Archive for the ‘Animals’ Category

Morning coffee on the terrace   2 comments

Not a breath of a breeze, no leaves twitch, the sounds of cockerels, chickens, a cow lowing in a byre, pigeons. The evidence of life is all around me, birds singing, the sound of car tyres on patchy asphalt but all the evidence can only be heard, nothing I see is moving, from my spot on the terrace it is surreal, not one movement can be seen yet all the sounds prove that it is occurring somewhere close by. The cries of a goat herder urging her flock along the path to fresh browsing.

The early sun casts shadows on the opposite side of the valley revealing the contours that will be hidden in an hour to be revealed again by the late afternoon sun striking from a different angle. Noises of people starting work, leaving houses, doors shutting, things being dragged or dropped, voices calling to each other.

A bird breaks the stillness, a gently descending glide across my field of vision, followed seconds later by another, a tiny toy truck invisibly pushed by a child’s hand crawls along the road across the valley, a delivery to the concrete plant.

The dogs have had breakfast.

Wolfie strides onto the terrace, head down moving purposefully. He stops, raises his head to peruse the scene then, tucking one leg under he sits then lies, lets out a long sighing breath and is still. He’ll be there for the next hour.

Molly dozes but listens for any sound, she will be the first to react if something alerts her, she is the pack’s alarm.

Whisky is watching me, watching my movements.

Minnie rests under a bench, awake now, everything is again still.

My cup now cries for a refill, the scratching of my pencil on the paper ceases and I rise and turn toward the kitchen, the moment is lost for now, perhaps to be re-enacted tomorrow?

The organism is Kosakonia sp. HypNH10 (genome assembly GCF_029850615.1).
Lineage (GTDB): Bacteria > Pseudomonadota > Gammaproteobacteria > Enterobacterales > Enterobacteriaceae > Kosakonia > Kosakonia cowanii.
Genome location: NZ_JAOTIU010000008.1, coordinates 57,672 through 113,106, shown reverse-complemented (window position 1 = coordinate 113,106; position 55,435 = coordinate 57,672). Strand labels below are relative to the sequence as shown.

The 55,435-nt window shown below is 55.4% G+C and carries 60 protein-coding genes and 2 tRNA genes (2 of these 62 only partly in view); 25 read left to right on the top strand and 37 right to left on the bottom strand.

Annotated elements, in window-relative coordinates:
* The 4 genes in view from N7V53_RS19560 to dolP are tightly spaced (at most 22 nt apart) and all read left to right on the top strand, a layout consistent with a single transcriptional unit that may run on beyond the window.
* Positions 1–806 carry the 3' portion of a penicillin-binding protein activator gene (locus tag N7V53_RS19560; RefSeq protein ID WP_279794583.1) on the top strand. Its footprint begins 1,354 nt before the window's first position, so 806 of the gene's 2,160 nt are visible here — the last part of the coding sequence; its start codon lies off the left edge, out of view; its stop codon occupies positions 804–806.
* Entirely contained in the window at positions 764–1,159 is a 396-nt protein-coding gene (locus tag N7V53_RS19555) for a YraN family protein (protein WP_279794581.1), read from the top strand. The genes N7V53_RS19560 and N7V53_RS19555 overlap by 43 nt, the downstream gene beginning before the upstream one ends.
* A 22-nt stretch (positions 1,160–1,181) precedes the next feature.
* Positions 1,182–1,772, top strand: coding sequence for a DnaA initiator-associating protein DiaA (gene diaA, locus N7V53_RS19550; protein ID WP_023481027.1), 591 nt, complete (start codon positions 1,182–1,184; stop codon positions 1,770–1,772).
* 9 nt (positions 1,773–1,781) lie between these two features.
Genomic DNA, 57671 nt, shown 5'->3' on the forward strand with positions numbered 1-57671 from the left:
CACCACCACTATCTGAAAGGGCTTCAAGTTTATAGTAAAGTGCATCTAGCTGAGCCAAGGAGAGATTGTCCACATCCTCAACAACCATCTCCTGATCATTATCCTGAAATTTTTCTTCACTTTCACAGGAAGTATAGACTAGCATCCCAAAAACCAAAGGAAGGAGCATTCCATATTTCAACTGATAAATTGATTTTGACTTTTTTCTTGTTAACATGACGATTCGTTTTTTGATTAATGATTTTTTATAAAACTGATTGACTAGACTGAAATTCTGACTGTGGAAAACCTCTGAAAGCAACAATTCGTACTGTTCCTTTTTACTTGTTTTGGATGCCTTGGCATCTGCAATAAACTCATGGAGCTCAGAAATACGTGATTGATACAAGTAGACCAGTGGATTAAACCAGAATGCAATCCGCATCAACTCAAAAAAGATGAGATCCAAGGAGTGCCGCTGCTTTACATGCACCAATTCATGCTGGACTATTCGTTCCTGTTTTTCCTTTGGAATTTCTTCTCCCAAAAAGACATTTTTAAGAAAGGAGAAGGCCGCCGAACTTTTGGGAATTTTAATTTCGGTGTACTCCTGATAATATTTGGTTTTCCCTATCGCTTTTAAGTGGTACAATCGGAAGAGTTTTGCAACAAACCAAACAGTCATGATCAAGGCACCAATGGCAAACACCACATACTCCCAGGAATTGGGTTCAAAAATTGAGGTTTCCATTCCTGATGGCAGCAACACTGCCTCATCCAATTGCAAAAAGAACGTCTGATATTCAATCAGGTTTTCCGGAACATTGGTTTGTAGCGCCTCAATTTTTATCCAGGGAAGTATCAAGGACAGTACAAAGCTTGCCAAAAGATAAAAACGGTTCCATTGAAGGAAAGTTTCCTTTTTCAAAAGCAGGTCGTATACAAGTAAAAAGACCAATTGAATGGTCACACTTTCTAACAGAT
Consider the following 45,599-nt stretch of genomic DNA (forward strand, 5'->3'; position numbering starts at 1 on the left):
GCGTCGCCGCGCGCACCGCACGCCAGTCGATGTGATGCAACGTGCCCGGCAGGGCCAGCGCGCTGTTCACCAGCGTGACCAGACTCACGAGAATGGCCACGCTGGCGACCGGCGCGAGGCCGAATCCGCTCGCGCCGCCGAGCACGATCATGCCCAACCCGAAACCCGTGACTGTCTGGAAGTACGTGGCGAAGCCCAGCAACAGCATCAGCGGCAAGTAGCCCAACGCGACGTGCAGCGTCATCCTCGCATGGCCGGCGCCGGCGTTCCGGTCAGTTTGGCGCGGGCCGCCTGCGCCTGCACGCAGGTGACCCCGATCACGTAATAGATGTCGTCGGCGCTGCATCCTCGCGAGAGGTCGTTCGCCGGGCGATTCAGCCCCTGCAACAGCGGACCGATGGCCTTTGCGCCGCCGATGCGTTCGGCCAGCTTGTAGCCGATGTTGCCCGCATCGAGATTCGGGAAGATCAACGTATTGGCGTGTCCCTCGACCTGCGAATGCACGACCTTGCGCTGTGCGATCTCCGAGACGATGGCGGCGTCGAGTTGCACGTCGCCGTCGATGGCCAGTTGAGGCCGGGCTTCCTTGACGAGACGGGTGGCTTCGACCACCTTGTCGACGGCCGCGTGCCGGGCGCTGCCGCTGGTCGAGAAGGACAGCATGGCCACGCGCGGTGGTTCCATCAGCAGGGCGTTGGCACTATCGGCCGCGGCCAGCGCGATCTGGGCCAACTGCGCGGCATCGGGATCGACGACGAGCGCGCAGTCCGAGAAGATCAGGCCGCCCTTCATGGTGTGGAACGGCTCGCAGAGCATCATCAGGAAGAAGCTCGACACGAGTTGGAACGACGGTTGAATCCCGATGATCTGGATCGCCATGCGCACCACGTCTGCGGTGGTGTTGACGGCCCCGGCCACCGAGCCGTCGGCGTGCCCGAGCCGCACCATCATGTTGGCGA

Posted August 7, 2017 by cukurbagli in Animals, Environs of the village, Turkey

Bulbul Coriander   4 comments

Standing at the kitchen sink this morning doing a bit of washing up and I spotted this pair of birds that are new visitors to my garden. In the twelve years I’ve lived here I haven’t ever seen any of these before. They are called White Spectacled Bulbul or Yellow Vented Bulbul for obvious reasons. That water they are bathing in pretty cold this morning but the sun is quite warm for them.

yello-bum

 

yello-bum-2

I’ll bet they don’t have any trouble following each other.

 

I like making curry but one of the spices used in some of my recipes is Coriander leaves. Well I had a hard enough time finding any Coriander until somebody told me about the spice shop in town, only been there a couple of years, why haven’t I noticed it before you may ask, I asked the same thing myself. Anyway I was only able to get ground Coriander and seeds so I planted some, didn’t really think they’d be viable but nearly all of them germinated. Very pleased with that, three pots of them are in the sun on my kitchen window sill now.

coriander

By the way, I also found out recently that in America Coriander is known as Cilantro, a good discovery because I’ve never known that and I have a few recipes calling for Cilantro. It’s also known as Chinese Parsley, something else I didn’t know, of all the things I didn’t know I didn’t know that the most. Thanks Bob.